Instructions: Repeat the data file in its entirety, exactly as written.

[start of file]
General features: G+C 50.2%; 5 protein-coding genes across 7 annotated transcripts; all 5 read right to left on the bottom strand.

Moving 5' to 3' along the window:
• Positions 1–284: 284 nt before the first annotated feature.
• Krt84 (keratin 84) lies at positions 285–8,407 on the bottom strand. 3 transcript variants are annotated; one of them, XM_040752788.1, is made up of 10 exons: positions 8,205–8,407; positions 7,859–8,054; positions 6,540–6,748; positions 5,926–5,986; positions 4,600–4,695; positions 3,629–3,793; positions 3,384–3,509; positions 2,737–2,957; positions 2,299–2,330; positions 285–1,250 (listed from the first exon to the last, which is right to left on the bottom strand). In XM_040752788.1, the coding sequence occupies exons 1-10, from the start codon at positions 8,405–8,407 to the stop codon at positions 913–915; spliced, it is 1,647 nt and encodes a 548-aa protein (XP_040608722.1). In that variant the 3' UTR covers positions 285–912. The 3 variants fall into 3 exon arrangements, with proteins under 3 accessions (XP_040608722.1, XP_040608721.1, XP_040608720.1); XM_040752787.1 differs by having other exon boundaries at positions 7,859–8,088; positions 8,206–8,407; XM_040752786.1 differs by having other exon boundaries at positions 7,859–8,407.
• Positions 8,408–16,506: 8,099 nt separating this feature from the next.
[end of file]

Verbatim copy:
General features: G+C 50.2%; 5 protein-coding genes across 7 annotated transcripts; all 5 read right to left on the bottom strand.

Moving 5' to 3' along the window:
• Positions 1–284: 284 nt before the first annotated feature.
• Krt84 (keratin 84) lies at positions 285–8,407 on the bottom strand. 3 transcript variants are annotated; one of them, XM_040752788.1, is made up of 10 exons: positions 8,205–8,407; positions 7,859–8,054; positions 6,540–6,748; positions 5,926–5,986; positions 4,600–4,695; positions 3,629–3,793; positions 3,384–3,509; positions 2,737–2,957; positions 2,299–2,330; positions 285–1,250 (listed from the first exon to the last, which is right to left on the bottom strand). In XM_040752788.1, the coding sequence occupies exons 1-10, from the start codon at positions 8,405–8,407 to the stop codon at positions 913–915; spliced, it is 1,647 nt and encodes a 548-aa protein (XP_040608722.1). In that variant the 3' UTR covers positions 285–912. The 3 variants fall into 3 exon arrangements, with proteins under 3 accessions (XP_040608722.1, XP_040608721.1, XP_040608720.1); XM_040752787.1 differs by having other exon boundaries at positions 7,859–8,088; positions 8,206–8,407; XM_040752786.1 differs by having other exon boundaries at positions 7,859–8,407.
• Positions 8,408–16,506: 8,099 nt separating this feature from the next.